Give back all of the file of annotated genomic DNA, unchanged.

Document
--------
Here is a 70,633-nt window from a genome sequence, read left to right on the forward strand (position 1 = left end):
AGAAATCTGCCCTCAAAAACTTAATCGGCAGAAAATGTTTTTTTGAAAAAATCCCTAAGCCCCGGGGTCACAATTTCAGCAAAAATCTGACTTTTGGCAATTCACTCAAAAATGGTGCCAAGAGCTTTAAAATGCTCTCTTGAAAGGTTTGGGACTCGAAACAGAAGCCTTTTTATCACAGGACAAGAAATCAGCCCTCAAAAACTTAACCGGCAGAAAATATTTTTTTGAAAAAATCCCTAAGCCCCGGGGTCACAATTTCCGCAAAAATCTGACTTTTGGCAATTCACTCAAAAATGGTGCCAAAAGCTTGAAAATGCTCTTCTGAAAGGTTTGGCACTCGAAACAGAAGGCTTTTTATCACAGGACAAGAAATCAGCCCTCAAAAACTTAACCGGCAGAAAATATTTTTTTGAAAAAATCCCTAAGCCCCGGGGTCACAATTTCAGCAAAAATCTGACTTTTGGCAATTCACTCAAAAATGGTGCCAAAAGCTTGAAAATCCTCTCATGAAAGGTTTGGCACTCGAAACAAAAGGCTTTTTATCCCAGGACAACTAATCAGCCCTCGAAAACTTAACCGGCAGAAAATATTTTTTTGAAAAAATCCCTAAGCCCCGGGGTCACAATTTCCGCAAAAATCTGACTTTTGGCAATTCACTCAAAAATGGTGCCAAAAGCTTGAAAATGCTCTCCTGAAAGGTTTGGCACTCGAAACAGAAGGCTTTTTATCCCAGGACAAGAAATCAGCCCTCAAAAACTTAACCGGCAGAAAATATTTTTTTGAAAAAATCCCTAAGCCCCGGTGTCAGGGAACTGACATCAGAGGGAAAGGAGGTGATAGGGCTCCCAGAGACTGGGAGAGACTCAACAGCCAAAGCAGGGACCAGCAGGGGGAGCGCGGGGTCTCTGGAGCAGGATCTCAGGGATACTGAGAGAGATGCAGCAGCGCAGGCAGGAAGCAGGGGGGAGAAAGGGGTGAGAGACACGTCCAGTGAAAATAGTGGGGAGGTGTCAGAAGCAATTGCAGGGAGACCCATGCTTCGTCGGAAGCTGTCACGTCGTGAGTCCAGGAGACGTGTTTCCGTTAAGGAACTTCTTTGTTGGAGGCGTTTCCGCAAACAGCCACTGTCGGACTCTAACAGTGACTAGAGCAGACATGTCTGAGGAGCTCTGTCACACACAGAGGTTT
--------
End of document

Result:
Here is a 70,633-nt window from a genome sequence, read left to right on the forward strand (position 1 = left end):
AGAAATCTGCCCTCAAAAACTTAATCGGCAGAAAATGTTTTTTTGAAAAAATCCCTAAGCCCCGGGGTCACAATTTCAGCAAAAATCTGACTTTTGGCAATTCACTCAAAAATGGTGCCAAGAGCTTTAAAATGCTCTCTTGAAAGGTTTGGGACTCGAAACAGAAGCCTTTTTATCACAGGACAAGAAATCAGCCCTCAAAAACTTAACCGGCAGAAAATATTTTTTTGAAAAAATCCCTAAGCCCCGGGGTCACAATTTCCGCAAAAATCTGACTTTTGGCAATTCACTCAAAAATGGTGCCAAAAGCTTGAAAATGCTCTTCTGAAAGGTTTGGCACTCGAAACAGAAGGCTTTTTATCACAGGACAAGAAATCAGCCCTCAAAAACTTAACCGGCAGAAAATATTTTTTTGAAAAAATCCCTAAGCCCCGGGGTCACAATTTCAGCAAAAATCTGACTTTTGGCAATTCACTCAAAAATGGTGCCAAAAGCTTGAAAATCCTCTCATGAAAGGTTTGGCACTCGAAACAAAAGGCTTTTTATCCCAGGACAACTAATCAGCCCTCGAAAACTTAACCGGCAGAAAATATTTTTTTGAAAAAATCCCTAAGCCCCGGGGTCACAATTTCCGCAAAAATCTGACTTTTGGCAATTCACTCAAAAATGGTGCCAAAAGCTTGAAAATGCTCTCCTGAAAGGTTTGGCACTCGAAACAGAAGGCTTTTTATCCCAGGACAAGAAATCAGCCCTCAAAAACTTAACCGGCAGAAAATATTTTTTTGAAAAAATCCCTAAGCCCCGGTGTCAGGGAACTGACATCAGAGGGAAAGGAGGTGATAGGGCTCCCAGAGACTGGGAGAGACTCAACAGCCAAAGCAGGGACCAGCAGGGGGAGCGCGGGGTCTCTGGAGCAGGATCTCAGGGATACTGAGAGAGATGCAGCAGCGCAGGCAGGAAGCAGGGGGGAGAAAGGGGTGAGAGACACGTCCAGTGAAAATAGTGGGGAGGTGTCAGAAGCAATTGCAGGGAGACCCATGCTTCGTCGGAAGCTGTCACGTCGTGAGTCCAGGAGACGTGTTTCCGTTAAGGAACTTCTTTGTTGGAGGCGTTTCCGCAAACAGCCACTGTCGGACTCTAACAGTGACTAGAGCAGACATGTCTGAGGAGCTCTGTCACACACAGAGGTTT